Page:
Genre. It’s a word that’s been on my mind lately. I write in the genre of ‘Young Adult’. Sub-genres being low fantasy/adventure, superhero, whatever Resonance is–dark superhero fantasy possibly–zombies for Imogen Shroud (or possibly action-horror or something), but it’s all under that umbrella of Young Adult.
Or is it?
Because lately I’ve been wondering. Is what I write really YA fiction? I label it that because there’s nothing better–and don’t get me wrong, I love young adults, I think they’re great, so-called ‘juveniles’ too, babies, kids, teenagers, all fine by me. It’s grown-ups I have trouble with. But that’s not really the point, because kids and teenagers can and will read beyond what’s prescribed for them, I know I did. Back in MY day we didn’t even HAVE a ‘young adult’ section, and we had to walk twenty miles in the snow uphill both ways just to get a LOOK at the library.
So if it’s not YA then what is it? Let’s look at Miya Black. Recommended reading level (according to complexity of vocabulary, length, violence etc.) 9+. Classification? Juvenile – Adventure – Pirates. Yes, delightfully this is a real category. Also delightfully, and … well, completely surprisingly, actually, Miya Black is number one in the Kindle section on Amazon, in the Juve-Adv-Pirate category. It doesn’t have much competition but still, that’s kind of nice, don’t you think? It’s number five in the Juvenile – Adventure category too. If only people actually looked at these lists, I might be selling more. Maybe I could use that as a selling point, as ‘social proof’, “It’s number one!”.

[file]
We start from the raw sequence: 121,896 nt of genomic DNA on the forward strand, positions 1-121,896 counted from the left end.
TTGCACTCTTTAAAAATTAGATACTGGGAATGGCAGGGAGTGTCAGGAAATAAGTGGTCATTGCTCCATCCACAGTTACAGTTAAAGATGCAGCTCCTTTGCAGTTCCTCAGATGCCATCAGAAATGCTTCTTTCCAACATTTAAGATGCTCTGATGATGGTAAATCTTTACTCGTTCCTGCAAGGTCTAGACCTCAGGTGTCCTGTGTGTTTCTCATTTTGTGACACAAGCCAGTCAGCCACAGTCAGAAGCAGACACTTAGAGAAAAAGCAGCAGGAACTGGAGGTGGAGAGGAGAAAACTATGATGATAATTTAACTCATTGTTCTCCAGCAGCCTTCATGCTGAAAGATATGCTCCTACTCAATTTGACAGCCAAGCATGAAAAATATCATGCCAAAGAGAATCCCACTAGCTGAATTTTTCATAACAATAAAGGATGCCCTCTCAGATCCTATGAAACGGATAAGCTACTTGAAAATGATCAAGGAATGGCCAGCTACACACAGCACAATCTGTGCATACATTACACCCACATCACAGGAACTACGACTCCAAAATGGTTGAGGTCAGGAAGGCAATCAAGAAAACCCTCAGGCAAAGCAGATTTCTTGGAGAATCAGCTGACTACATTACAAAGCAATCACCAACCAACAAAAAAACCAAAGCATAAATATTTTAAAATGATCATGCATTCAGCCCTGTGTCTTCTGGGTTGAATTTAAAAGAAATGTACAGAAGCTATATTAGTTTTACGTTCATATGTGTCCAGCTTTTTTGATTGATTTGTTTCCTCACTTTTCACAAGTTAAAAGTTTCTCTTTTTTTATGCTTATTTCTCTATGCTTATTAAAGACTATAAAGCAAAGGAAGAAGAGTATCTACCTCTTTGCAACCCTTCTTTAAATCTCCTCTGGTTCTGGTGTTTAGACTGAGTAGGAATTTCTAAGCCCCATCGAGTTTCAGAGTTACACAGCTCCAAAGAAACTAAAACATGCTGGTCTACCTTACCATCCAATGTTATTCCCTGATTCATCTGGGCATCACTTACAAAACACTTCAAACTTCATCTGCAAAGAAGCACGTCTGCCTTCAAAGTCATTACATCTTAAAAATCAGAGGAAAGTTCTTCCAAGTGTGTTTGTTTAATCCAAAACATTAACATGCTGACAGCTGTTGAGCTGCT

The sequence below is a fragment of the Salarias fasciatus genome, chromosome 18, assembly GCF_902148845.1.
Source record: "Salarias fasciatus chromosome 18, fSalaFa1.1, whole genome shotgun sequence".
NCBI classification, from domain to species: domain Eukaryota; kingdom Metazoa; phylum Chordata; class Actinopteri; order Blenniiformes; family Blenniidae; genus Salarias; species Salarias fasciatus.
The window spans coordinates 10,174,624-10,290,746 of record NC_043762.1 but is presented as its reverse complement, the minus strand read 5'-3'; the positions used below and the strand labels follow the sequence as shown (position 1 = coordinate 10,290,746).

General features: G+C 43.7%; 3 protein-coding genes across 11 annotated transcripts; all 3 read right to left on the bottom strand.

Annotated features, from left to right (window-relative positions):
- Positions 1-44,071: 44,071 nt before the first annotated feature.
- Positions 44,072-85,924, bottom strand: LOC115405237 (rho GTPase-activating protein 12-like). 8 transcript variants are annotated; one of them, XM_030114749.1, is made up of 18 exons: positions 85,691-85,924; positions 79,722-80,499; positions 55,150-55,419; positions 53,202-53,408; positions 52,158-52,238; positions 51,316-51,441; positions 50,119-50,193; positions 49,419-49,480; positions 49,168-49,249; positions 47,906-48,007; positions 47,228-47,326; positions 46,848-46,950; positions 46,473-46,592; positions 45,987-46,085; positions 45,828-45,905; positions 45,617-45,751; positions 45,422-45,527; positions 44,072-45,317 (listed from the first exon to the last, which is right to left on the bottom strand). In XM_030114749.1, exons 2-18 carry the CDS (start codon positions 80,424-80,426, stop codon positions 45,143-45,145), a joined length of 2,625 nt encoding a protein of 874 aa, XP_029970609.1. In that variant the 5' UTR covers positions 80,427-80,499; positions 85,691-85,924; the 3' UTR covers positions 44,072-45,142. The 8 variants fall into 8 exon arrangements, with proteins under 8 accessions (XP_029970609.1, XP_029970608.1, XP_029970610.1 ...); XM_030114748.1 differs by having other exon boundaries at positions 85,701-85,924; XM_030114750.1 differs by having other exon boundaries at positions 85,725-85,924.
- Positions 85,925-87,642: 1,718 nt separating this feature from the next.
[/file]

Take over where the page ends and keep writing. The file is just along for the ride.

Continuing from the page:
Let’s get back on track. What genre could Miya Black be? Well, Pirate Adventure, naturally. Low fantasy, seeing as it’s not set on Earth but there’s no magic or elves or anything (there are some pretty awful sea-beasts but that’s about it). Or, well, just YA. Young Adult Adventure. I think that might be what needs to happen, YA can still be an umbrella-like classification but there needs to be more than that. Miya Black is nothing like the paranormal romances out there, or the gritty urban fantasies, it’s separate from them. Maybe something like a code could be good, P for pirates, A for adventure, Nm for No Magic, Ne for Not Earth, Nv for No Vampires.
Well, anyway. All of this is partly because I’ve looked around at some of the books I’m sharing this ‘genre’ with and I don’t entirely like what I see. YA has something of a reputation now, and having read a lot of YA samples recently, I have to agree with people when they say “YA as a genre is full of rubbish”. Because it is, well and truly, CROWDED with terrible writing, poor editing, the loosest of plots, the most ridiculous of excuse-characters … there’s good stuff out there. Truly, there is. But it’s becoming more and more difficult to find. And I’m starting to think that labelling myself as a YA author is hurting my chances of finding readers–because if you say “YA” to someone they get an idea in their head, and either they’re not even going to sample my books because they don’t like that idea, or they’re not going to like the samples of my books because they’re too different from that idea.
Which is a thorny problem.
Also, if I stop calling myself a YA author I wouldn’t be able to say “Kicking it OS on the YA!” any more. Granted, I never say that now, but I like that I could if I wanted to.
For now I think I have to keep the label. But I also think that in promotion I’m going to be downplaying that aspect of things, I think I will start referring to Miya Black as a pirate adventure story rather than YA adventure.
Aha, correction. #1 BESTSELLING Pirate Adventure story.